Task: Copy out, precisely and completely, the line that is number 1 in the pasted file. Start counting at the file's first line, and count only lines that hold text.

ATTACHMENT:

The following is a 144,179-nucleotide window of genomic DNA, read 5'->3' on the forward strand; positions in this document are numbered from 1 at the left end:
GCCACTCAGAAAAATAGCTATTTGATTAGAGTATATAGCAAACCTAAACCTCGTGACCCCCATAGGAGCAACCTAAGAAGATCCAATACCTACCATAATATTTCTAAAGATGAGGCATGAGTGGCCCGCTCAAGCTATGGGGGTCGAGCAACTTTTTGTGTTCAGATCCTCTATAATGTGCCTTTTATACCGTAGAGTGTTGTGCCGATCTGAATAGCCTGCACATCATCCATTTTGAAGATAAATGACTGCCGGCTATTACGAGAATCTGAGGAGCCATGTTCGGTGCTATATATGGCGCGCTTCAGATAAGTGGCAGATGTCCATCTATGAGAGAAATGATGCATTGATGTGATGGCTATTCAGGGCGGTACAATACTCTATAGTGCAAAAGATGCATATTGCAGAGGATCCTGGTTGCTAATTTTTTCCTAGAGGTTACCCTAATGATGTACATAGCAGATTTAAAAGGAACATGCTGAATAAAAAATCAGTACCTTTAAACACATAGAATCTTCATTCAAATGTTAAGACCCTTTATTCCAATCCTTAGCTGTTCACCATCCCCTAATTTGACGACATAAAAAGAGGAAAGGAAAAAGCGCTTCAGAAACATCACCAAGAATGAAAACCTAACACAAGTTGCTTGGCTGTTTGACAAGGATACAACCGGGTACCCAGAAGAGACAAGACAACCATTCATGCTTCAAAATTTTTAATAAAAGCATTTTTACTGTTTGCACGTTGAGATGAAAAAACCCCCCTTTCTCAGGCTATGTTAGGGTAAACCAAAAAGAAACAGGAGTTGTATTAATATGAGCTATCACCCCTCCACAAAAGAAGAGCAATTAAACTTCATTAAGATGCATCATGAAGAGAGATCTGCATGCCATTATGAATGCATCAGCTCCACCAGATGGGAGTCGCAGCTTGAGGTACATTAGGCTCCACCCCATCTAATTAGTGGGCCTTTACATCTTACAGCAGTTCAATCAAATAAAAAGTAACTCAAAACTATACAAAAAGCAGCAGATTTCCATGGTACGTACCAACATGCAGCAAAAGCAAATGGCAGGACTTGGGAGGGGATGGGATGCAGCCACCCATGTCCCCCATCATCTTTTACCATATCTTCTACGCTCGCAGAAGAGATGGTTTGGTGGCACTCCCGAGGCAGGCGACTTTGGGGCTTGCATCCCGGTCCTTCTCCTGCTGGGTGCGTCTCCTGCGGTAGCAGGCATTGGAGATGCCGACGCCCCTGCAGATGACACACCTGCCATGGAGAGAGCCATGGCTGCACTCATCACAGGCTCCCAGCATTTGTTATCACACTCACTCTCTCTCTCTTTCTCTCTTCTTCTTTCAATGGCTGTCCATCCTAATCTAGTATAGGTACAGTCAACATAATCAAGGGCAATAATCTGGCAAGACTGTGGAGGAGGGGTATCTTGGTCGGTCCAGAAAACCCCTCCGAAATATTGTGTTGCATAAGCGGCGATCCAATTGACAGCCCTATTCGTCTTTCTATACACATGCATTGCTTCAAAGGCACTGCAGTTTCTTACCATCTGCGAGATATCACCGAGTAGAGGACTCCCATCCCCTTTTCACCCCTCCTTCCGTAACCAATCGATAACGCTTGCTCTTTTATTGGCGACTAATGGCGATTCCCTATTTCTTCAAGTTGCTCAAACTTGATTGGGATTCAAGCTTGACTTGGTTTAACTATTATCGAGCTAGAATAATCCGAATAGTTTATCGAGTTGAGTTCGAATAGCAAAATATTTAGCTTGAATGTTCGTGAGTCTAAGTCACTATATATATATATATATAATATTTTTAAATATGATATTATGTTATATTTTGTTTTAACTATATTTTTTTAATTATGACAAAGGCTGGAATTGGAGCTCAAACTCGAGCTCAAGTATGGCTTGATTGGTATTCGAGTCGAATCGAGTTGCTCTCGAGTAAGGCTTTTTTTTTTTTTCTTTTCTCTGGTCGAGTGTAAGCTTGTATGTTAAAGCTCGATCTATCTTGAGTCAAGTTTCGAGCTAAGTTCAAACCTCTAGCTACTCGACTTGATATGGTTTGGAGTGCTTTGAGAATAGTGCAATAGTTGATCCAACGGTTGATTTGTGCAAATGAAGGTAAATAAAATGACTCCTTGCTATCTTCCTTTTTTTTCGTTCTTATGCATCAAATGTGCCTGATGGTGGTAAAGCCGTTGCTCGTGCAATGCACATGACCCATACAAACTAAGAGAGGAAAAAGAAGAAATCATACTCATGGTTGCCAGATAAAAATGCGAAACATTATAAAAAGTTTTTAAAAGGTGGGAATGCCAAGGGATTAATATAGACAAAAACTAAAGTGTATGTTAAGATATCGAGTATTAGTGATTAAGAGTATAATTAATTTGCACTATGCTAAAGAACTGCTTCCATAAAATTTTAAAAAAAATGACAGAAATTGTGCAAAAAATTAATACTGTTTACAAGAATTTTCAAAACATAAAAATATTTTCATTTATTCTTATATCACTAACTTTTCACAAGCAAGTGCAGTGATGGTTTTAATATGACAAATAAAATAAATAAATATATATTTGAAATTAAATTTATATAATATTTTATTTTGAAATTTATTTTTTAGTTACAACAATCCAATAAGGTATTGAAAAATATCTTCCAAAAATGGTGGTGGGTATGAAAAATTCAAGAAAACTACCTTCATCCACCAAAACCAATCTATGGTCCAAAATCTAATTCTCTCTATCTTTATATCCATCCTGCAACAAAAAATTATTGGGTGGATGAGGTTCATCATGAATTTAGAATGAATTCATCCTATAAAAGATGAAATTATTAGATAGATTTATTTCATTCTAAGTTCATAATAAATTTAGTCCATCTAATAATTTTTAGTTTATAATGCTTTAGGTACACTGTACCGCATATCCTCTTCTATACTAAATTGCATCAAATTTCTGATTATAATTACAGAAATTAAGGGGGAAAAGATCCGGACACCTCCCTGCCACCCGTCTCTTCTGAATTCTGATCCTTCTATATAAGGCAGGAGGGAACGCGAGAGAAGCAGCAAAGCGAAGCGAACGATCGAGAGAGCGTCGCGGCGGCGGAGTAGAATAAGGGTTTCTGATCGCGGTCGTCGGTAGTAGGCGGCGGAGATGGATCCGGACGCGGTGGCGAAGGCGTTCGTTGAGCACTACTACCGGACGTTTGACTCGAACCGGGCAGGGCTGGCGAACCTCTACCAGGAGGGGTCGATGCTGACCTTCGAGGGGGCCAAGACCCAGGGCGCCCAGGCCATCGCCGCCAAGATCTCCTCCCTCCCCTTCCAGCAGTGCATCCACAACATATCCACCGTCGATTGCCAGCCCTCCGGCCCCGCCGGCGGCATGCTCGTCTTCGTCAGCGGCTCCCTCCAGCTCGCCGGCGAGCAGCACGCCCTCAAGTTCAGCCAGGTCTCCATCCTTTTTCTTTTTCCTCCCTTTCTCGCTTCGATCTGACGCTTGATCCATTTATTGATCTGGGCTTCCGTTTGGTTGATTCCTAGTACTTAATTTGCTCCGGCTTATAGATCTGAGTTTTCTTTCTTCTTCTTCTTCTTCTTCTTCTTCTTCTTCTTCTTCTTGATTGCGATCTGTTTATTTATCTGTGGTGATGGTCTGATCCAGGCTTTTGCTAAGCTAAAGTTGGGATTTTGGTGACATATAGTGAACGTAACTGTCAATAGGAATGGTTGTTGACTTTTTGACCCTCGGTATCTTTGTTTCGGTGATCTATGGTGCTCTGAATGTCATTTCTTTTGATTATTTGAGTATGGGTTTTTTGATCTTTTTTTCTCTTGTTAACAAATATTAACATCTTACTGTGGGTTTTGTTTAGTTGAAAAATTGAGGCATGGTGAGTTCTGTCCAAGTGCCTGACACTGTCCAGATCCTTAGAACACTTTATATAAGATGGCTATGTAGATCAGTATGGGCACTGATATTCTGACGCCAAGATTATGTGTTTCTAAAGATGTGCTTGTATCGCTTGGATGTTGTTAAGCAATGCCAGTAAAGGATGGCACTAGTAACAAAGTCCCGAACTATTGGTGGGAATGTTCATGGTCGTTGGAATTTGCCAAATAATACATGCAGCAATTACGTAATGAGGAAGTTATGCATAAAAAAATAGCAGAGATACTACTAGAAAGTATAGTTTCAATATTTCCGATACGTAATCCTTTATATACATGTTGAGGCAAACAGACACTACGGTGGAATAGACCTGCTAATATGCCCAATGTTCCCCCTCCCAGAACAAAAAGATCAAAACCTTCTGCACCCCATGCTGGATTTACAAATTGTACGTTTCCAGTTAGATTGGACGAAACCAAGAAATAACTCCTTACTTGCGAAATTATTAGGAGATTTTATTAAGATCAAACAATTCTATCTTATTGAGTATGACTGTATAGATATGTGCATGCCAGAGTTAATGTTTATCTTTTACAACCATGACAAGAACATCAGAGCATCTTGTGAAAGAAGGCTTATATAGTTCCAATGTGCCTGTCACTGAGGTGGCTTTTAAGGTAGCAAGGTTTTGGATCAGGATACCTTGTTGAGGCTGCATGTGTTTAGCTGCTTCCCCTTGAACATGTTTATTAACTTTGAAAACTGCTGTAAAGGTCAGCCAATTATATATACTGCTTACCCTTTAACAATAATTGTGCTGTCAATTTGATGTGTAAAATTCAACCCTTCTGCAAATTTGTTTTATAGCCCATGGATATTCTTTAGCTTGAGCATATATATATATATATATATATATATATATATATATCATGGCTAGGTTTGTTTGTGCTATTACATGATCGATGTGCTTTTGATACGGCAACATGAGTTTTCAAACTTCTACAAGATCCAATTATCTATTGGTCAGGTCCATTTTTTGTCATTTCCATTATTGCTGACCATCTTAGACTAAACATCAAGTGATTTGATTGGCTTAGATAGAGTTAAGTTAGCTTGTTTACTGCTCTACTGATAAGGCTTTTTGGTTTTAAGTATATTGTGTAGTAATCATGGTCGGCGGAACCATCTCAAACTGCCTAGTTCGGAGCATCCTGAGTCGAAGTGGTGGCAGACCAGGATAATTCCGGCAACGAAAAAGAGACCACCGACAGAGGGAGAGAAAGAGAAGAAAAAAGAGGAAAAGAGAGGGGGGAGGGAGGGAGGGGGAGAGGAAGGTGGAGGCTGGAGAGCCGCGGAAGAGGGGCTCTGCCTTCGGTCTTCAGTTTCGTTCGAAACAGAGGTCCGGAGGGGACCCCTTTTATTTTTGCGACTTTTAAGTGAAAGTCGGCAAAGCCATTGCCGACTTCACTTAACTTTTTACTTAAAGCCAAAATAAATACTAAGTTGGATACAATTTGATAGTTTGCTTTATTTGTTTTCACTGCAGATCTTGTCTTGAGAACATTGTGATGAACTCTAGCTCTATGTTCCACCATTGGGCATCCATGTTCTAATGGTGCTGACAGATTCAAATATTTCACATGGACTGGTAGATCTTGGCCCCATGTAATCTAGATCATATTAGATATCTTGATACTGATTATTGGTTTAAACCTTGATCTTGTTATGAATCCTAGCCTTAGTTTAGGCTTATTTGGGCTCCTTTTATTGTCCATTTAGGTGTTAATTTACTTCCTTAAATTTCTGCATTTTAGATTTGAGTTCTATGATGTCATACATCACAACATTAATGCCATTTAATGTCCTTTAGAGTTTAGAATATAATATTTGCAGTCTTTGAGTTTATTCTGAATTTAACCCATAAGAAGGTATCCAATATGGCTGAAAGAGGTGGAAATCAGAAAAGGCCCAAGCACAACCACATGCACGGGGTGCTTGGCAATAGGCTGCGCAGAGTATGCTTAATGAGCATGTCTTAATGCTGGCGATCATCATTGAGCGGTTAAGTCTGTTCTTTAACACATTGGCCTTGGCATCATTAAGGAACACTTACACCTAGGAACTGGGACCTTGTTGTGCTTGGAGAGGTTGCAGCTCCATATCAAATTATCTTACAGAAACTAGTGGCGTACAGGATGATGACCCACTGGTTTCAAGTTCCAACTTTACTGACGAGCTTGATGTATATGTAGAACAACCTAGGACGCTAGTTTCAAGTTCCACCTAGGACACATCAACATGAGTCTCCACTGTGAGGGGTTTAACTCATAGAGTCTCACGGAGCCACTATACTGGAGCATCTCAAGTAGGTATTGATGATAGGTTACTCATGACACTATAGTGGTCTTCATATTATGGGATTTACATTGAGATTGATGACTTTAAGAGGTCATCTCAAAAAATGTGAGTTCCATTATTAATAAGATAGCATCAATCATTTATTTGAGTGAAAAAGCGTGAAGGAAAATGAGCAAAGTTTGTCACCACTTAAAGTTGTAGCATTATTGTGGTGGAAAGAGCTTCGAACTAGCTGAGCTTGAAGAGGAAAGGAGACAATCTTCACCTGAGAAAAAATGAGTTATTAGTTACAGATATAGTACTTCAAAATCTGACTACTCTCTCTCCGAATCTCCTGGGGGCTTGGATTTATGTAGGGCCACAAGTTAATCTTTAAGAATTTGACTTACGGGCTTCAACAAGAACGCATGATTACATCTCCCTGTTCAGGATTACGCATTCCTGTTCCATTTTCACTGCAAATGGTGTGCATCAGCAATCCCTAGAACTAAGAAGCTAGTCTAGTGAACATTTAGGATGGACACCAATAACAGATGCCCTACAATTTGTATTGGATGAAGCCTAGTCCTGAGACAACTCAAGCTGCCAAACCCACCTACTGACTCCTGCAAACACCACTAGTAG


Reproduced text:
The following is a 144,179-nucleotide window of genomic DNA, read 5'->3' on the forward strand; positions in this document are numbered from 1 at the left end: